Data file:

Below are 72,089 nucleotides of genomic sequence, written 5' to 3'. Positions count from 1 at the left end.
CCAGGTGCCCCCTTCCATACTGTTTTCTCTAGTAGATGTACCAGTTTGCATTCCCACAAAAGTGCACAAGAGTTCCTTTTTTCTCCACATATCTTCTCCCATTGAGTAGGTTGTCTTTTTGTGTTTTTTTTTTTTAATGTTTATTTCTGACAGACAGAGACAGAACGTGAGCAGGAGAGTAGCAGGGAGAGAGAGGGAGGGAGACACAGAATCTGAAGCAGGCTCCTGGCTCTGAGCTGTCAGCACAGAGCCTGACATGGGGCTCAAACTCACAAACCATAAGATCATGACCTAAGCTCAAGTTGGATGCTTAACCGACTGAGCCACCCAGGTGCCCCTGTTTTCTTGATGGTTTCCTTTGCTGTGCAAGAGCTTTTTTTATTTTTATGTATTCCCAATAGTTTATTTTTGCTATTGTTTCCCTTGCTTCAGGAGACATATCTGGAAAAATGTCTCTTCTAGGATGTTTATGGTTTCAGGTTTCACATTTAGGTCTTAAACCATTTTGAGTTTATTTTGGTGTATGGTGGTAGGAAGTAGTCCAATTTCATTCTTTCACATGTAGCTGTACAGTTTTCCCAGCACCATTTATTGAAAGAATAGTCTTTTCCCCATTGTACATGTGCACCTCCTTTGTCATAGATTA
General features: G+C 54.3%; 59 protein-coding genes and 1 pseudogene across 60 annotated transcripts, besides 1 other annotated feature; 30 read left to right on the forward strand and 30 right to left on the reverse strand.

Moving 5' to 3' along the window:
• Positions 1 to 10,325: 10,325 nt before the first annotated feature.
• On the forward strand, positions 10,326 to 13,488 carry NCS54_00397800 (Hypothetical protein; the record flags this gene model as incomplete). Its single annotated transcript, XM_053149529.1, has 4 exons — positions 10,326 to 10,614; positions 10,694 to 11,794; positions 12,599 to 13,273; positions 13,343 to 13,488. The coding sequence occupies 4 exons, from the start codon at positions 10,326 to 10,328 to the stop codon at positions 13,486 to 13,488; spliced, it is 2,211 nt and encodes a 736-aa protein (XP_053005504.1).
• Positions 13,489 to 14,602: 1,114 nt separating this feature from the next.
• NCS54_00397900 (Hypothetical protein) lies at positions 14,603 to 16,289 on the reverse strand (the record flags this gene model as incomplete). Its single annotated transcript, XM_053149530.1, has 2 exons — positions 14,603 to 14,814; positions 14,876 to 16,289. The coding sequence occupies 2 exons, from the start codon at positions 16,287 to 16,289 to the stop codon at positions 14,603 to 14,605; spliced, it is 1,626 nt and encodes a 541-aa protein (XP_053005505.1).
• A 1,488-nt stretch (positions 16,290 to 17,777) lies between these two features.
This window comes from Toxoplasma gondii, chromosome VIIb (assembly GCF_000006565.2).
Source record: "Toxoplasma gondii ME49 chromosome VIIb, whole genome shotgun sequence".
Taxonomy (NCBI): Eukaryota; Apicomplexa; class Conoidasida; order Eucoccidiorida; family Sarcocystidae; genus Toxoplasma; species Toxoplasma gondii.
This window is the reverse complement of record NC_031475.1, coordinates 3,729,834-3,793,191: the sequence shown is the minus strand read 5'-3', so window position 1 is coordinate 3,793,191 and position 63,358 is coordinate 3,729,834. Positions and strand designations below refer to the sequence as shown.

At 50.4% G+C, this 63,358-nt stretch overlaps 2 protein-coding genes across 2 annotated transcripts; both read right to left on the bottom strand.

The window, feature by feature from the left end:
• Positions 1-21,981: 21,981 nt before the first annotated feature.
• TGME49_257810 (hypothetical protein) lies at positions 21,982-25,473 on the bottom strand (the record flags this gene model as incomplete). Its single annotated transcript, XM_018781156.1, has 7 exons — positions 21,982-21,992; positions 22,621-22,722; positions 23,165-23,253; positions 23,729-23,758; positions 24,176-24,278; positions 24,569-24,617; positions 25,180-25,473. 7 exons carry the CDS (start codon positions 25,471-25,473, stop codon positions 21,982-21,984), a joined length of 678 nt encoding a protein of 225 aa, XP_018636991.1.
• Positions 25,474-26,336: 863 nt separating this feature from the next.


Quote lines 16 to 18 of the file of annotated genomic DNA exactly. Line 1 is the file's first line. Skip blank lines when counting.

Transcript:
• Positions 1-21,981: 21,981 nt before the first annotated feature.
• TGME49_257810 (hypothetical protein) lies at positions 21,982-25,473 on the bottom strand (the record flags this gene model as incomplete). Its single annotated transcript, XM_018781156.1, has 7 exons — positions 21,982-21,992; positions 22,621-22,722; positions 23,165-23,253; positions 23,729-23,758; positions 24,176-24,278; positions 24,569-24,617; positions 25,180-25,473. 7 exons carry the CDS (start codon positions 25,471-25,473, stop codon positions 21,982-21,984), a joined length of 678 nt encoding a protein of 225 aa, XP_018636991.1.
• Positions 25,474-26,336: 863 nt separating this feature from the next.